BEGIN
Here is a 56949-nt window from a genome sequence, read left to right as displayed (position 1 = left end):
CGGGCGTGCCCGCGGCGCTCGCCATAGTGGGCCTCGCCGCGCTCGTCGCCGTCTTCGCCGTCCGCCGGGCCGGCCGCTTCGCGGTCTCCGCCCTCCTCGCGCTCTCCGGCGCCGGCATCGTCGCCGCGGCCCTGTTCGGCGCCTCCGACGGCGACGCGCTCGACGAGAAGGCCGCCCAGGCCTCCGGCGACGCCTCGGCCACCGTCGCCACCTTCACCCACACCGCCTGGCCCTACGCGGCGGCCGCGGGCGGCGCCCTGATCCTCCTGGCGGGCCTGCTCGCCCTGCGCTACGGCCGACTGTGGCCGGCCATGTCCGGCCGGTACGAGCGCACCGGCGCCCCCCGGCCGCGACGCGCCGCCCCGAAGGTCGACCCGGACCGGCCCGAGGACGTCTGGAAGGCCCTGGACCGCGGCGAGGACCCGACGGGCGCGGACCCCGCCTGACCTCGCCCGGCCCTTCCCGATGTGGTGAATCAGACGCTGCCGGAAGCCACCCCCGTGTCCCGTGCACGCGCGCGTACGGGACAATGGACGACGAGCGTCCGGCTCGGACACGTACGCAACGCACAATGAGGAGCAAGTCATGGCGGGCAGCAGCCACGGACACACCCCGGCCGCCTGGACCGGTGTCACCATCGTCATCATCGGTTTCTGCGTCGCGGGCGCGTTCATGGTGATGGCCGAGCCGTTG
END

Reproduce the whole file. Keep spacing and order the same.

Here is a 56949-nt window from a genome sequence, read left to right as displayed (position 1 = left end):
CGGGCGTGCCCGCGGCGCTCGCCATAGTGGGCCTCGCCGCGCTCGTCGCCGTCTTCGCCGTCCGCCGGGCCGGCCGCTTCGCGGTCTCCGCCCTCCTCGCGCTCTCCGGCGCCGGCATCGTCGCCGCGGCCCTGTTCGGCGCCTCCGACGGCGACGCGCTCGACGAGAAGGCCGCCCAGGCCTCCGGCGACGCCTCGGCCACCGTCGCCACCTTCACCCACACCGCCTGGCCCTACGCGGCGGCCGCGGGCGGCGCCCTGATCCTCCTGGCGGGCCTGCTCGCCCTGCGCTACGGCCGACTGTGGCCGGCCATGTCCGGCCGGTACGAGCGCACCGGCGCCCCCCGGCCGCGACGCGCCGCCCCGAAGGTCGACCCGGACCGGCCCGAGGACGTCTGGAAGGCCCTGGACCGCGGCGAGGACCCGACGGGCGCGGACCCCGCCTGACCTCGCCCGGCCCTTCCCGATGTGGTGAATCAGACGCTGCCGGAAGCCACCCCCGTGTCCCGTGCACGCGCGCGTACGGGACAATGGACGACGAGCGTCCGGCTCGGACACGTACGCAACGCACAATGAGGAGCAAGTCATGGCGGGCAGCAGCCACGGACACACCCCGGCCGCCTGGACCGGTGTCACCATCGTCATCATCGGTTTCTGCGTCGCGGGCGCGTTCATGGTGATGGCCGAGCCGTTG